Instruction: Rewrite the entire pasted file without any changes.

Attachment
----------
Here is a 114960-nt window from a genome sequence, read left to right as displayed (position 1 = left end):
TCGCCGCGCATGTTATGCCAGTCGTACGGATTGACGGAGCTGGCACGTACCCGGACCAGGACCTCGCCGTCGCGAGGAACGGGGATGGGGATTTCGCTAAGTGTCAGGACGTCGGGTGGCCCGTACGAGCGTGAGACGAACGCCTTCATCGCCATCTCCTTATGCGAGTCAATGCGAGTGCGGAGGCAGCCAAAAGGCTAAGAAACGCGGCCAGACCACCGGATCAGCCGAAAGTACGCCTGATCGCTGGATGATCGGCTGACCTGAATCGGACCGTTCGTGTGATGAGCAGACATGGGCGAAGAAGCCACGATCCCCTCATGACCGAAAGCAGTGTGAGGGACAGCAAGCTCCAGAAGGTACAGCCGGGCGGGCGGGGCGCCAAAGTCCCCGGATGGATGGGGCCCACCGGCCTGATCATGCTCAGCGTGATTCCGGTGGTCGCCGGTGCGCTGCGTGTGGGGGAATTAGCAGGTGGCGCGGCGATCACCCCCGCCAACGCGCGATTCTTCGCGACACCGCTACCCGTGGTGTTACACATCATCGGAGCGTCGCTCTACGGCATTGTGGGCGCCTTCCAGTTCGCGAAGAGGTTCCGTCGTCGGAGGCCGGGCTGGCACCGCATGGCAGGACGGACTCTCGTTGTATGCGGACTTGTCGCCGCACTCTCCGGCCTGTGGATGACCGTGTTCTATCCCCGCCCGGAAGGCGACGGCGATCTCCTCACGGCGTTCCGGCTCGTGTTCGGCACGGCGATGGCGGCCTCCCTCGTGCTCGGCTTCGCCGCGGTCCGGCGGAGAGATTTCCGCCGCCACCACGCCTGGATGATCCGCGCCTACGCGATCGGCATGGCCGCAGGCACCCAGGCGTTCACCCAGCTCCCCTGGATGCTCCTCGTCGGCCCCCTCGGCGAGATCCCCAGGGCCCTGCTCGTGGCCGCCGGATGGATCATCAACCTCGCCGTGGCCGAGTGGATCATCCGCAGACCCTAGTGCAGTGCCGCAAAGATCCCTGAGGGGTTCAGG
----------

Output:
Here is a 114960-nt window from a genome sequence, read left to right as displayed (position 1 = left end):
TCGCCGCGCATGTTATGCCAGTCGTACGGATTGACGGAGCTGGCACGTACCCGGACCAGGACCTCGCCGTCGCGAGGAACGGGGATGGGGATTTCGCTAAGTGTCAGGACGTCGGGTGGCCCGTACGAGCGTGAGACGAACGCCTTCATCGCCATCTCCTTATGCGAGTCAATGCGAGTGCGGAGGCAGCCAAAAGGCTAAGAAACGCGGCCAGACCACCGGATCAGCCGAAAGTACGCCTGATCGCTGGATGATCGGCTGACCTGAATCGGACCGTTCGTGTGATGAGCAGACATGGGCGAAGAAGCCACGATCCCCTCATGACCGAAAGCAGTGTGAGGGACAGCAAGCTCCAGAAGGTACAGCCGGGCGGGCGGGGCGCCAAAGTCCCCGGATGGATGGGGCCCACCGGCCTGATCATGCTCAGCGTGATTCCGGTGGTCGCCGGTGCGCTGCGTGTGGGGGAATTAGCAGGTGGCGCGGCGATCACCCCCGCCAACGCGCGATTCTTCGCGACACCGCTACCCGTGGTGTTACACATCATCGGAGCGTCGCTCTACGGCATTGTGGGCGCCTTCCAGTTCGCGAAGAGGTTCCGTCGTCGGAGGCCGGGCTGGCACCGCATGGCAGGACGGACTCTCGTTGTATGCGGACTTGTCGCCGCACTCTCCGGCCTGTGGATGACCGTGTTCTATCCCCGCCCGGAAGGCGACGGCGATCTCCTCACGGCGTTCCGGCTCGTGTTCGGCACGGCGATGGCGGCCTCCCTCGTGCTCGGCTTCGCCGCGGTCCGGCGGAGAGATTTCCGCCGCCACCACGCCTGGATGATCCGCGCCTACGCGATCGGCATGGCCGCAGGCACCCAGGCGTTCACCCAGCTCCCCTGGATGCTCCTCGTCGGCCCCCTCGGCGAGATCCCCAGGGCCCTGCTCGTGGCCGCCGGATGGATCATCAACCTCGCCGTGGCCGAGTGGATCATCCGCAGACCCTAGTGCAGTGCCGCAAAGATCCCTGAGGGGTTCAGG